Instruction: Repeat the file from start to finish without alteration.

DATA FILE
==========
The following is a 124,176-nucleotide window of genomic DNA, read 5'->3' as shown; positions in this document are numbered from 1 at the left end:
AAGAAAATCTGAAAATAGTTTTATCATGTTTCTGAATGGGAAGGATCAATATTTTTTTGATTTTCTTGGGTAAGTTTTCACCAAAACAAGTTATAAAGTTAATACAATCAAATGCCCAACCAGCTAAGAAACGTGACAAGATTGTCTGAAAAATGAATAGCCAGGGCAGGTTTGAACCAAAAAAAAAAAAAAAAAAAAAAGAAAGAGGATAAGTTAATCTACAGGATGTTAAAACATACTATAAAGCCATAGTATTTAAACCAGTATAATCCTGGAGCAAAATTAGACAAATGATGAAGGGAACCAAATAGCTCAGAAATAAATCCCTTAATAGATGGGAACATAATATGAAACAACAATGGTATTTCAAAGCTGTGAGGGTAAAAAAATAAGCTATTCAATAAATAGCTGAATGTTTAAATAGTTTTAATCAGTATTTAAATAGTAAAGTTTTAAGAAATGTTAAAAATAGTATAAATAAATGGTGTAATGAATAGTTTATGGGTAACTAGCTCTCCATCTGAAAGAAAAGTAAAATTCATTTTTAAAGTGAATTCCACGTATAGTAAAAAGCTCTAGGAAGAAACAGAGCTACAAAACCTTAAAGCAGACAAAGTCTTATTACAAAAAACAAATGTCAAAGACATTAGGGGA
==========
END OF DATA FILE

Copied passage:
The following is a 124,176-nucleotide window of genomic DNA, read 5'->3' as shown; positions in this document are numbered from 1 at the left end:
AAGAAAATCTGAAAATAGTTTTATCATGTTTCTGAATGGGAAGGATCAATATTTTTTTGATTTTCTTGGGTAAGTTTTCACCAAAACAAGTTATAAAGTTAATACAATCAAATGCCCAACCAGCTAAGAAACGTGACAAGATTGTCTGAAAAATGAATAGCCAGGGCAGGTTTGAACCAAAAAAAAAAAAAAAAAAAAAAGAAAGAGGATAAGTTAATCTACAGGATGTTAAAACATACTATAAAGCCATAGTATTTAAACCAGTATAATCCTGGAGCAAAATTAGACAAATGATGAAGGGAACCAAATAGCTCAGAAATAAATCCCTTAATAGATGGGAACATAATATGAAACAACAATGGTATTTCAAAGCTGTGAGGGTAAAAAAATAAGCTATTCAATAAATAGCTGAATGTTTAAATAGTTTTAATCAGTATTTAAATAGTAAAGTTTTAAGAAATGTTAAAAATAGTATAAATAAATGGTGTAATGAATAGTTTATGGGTAACTAGCTCTCCATCTGAAAGAAAAGTAAAATTCATTTTTAAAGTGAATTCCACGTATAGTAAAAAGCTCTAGGAAGAAACAGAGCTACAAAACCTTAAAGCAGACAAAGTCTTATTACAAAAAACAAATGTCAAAGACATTAGGGGA